Clinical Presentation:

πŸ‘©β€βš•οΈ It is an extensive ulcerative disease of the cheek mucosa usually occuring in malnourished children.

πŸ‘¨β€βš•οΈ As the disease progresses, there may be complete reduction of the cheek thickness.

Treatment:

πŸ’Š Ryle’s tube feeding.

πŸ’Š Improve the nutrition.

πŸ’Š Appropriate antibiotics: Metronidazole 400mg thrice daily for 7-10 days.

πŸ’Š Surgical reconstruction of the cheek.

Complications:

⚠️ Fibrosis leading to restricted movement of the jaw.

⚠️ Sepsis, toxaemia and death.

SOURCE: Manipal Manual of Surgery (3rd edition)


~Sunantha✍️

GLASSGOW COMA SCALE

Assess and then decide! πŸ˜‚

STUDY NOTES βš•οΈ

Glassgow Coma Score is used to assess the level of consciousness properly instead of using vague terms like semi-conscious, obtundant, etc.

Hence it is widely used thereby avoiding observer errors in the observation patients.

NEUROLOGICAL ASSESSMENT USING GLASSGOW COMA SCALE:

1️⃣ Eyes Open:

Spontaneously – 4

To speech – 3

To pain – 2

None – 1

2️⃣ Best Verbal Response:

Oriented – 5

Confused – 4

Inappropriate words – 3

Incomprehensible sounds – 2

None – 1

3️⃣ Best Motor Response:

Obeys commands – 6

Localises pain – 5

Withdrawal to pain – 4

Flexion to pain – 3

Extension to pain – 2 (due to raised intracranial pressure)

None – 1

~*~

⭐ Maximum score is 15.

⭐ Minimum score is 3.

⚠️ If a patient has a score of 7 or less than 7, then he/she is said to be in coma.

SOURCE: Manipal Manual of Surgery (3rd edition)


~Sunantha✍️

LUDWIG’S ANGINA

I’m still a medical emergency though! πŸ˜‚

STUDY NOTES βš•οΈ

It refers to the cellulitis of the submandibular and submental regions combined with inflammatory oedema.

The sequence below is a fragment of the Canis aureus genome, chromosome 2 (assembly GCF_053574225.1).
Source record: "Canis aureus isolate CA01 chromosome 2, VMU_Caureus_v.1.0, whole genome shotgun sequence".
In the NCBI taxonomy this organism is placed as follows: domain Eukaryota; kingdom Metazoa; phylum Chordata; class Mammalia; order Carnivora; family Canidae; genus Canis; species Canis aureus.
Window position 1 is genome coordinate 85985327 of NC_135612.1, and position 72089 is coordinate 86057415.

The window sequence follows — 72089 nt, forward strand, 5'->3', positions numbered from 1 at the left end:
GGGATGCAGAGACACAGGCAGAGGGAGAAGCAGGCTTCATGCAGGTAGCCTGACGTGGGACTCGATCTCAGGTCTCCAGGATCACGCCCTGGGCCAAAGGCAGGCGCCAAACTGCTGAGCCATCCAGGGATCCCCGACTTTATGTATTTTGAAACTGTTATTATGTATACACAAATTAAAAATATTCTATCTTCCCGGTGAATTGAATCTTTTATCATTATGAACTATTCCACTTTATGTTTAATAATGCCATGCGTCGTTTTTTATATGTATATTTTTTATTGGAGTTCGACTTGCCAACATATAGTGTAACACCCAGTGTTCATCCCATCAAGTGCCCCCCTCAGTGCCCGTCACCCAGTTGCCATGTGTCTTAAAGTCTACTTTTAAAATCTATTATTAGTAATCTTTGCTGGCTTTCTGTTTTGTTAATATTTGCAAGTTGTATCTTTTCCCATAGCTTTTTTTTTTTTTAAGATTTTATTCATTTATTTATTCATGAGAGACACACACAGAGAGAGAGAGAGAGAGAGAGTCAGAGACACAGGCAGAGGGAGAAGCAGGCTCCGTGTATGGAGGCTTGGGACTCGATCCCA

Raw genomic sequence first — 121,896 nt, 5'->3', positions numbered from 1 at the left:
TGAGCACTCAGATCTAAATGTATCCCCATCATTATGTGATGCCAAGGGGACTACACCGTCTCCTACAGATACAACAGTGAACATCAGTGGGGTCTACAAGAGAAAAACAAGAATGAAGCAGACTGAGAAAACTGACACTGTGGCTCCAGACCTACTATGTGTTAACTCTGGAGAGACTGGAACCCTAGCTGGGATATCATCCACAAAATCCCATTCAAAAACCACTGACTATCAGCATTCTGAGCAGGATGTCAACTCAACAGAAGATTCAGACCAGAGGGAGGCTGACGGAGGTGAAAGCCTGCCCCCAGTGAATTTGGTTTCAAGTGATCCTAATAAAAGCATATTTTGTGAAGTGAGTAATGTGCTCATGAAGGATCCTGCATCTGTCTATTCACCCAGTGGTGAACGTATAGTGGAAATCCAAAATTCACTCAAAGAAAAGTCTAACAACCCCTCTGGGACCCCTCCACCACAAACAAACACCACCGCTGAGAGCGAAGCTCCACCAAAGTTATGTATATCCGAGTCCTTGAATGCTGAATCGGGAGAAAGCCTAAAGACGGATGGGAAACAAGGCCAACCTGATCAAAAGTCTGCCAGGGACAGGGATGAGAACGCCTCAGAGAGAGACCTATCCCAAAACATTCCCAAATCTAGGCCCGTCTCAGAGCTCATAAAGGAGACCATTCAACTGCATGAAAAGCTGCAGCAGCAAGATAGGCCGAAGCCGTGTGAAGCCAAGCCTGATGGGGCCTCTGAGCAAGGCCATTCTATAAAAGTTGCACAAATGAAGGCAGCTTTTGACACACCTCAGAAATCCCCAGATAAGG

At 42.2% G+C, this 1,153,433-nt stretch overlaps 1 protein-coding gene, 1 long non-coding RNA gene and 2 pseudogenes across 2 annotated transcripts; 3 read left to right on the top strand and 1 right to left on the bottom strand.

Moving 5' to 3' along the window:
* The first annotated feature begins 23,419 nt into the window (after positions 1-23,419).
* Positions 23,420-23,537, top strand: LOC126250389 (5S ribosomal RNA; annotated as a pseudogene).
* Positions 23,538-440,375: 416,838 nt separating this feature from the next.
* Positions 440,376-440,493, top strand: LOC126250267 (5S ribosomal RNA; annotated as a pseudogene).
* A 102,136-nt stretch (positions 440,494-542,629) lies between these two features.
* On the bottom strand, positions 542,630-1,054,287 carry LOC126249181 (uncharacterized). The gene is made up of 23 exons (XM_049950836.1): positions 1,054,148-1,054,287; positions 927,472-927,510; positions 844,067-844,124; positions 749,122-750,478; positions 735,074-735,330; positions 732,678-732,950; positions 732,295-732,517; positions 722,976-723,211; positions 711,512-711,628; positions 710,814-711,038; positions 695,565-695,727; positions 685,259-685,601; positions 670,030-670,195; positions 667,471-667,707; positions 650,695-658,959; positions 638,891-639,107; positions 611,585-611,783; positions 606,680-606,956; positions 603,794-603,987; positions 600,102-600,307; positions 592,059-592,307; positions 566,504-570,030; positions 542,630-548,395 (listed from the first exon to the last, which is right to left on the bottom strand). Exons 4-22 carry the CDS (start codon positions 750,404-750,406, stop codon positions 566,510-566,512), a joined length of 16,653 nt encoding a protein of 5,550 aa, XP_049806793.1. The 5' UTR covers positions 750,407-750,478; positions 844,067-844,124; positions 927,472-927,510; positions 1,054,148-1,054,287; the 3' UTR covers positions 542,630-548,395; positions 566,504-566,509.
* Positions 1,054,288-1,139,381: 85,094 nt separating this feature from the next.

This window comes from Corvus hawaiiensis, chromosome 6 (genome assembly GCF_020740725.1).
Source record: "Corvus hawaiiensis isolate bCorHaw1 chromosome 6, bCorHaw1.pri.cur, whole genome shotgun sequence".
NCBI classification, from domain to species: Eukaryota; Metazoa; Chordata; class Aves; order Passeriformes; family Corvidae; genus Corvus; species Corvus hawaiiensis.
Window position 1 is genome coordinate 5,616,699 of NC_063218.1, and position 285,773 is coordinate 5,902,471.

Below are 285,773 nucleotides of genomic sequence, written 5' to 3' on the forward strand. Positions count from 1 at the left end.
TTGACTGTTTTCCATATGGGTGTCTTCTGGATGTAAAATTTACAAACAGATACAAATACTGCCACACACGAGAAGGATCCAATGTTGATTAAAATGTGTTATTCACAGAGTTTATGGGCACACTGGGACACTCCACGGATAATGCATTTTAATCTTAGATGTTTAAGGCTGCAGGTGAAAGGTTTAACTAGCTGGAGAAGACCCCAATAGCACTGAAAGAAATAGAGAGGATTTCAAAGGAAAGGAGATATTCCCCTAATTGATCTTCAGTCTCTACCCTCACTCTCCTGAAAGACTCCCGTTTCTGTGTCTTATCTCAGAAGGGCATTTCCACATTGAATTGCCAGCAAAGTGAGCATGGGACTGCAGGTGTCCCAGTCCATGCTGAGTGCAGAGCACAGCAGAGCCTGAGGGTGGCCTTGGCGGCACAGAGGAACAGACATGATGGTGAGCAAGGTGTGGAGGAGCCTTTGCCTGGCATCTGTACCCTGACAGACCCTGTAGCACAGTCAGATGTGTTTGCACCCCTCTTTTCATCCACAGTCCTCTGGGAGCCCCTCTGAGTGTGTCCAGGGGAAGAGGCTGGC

Causes:

πŸ” Streptococcal organisms are responsible for the infection around the submandibular region.

πŸ” Anaerobes also play a major role.

Clinical Features:

πŸ‘©β€βš•οΈ Elderly patients who present with a diffuse swelling in the submandibular and submental regions (brawny oedema).

πŸ‘¨β€βš•οΈ Oedema of the floor of the mouth is seen which causes elevation of the tongue that in turn results in difficulty in swallowing.

πŸ‘©β€βš•οΈ High grade fever with toxicity.

πŸ‘¨β€βš•οΈ Putrid halitosis is also characteristic of Ludwig’s angina.

Treatment:

πŸ’Š Rest and hospitalization

πŸ’Š Appropriate antibiotics should be given.

πŸ’Š Intravenous fluids to correct dehydration and Ryle’s tube feeding.

πŸ’Š If conservative management is not responsive in the patient, then surgery is preferred.

Surgery:

βœ‚οΈ Under General Anaesthesia, a 5-6 cm curved incision is made below the mandible in the submandibular region and over the most prominent part of the swelling.

βœ‚οΈ The submandibular gland is mobilised, mylohyoid muscle is divided, and the pus is drained.

βœ‚οΈ Even if there’s no pus, the oedematous fluid comes out which in itself will improve the patient condition greatly.

βœ‚οΈ The wound is closed by loose sutures, after cleansing the cavity with antiseptics and a drainage tube is inserted.

Complications:

⚠️ Mediastinitis and Septicaemia.

⚠️ Oedema of the glottis which is caused due to the spread of the cellulitis via a tunnel connecting stylohyoid muscle and submucosa of the glottis.

SOURCE: Manipal Manual of Surgery (3rd edition)


~Sunantha✍️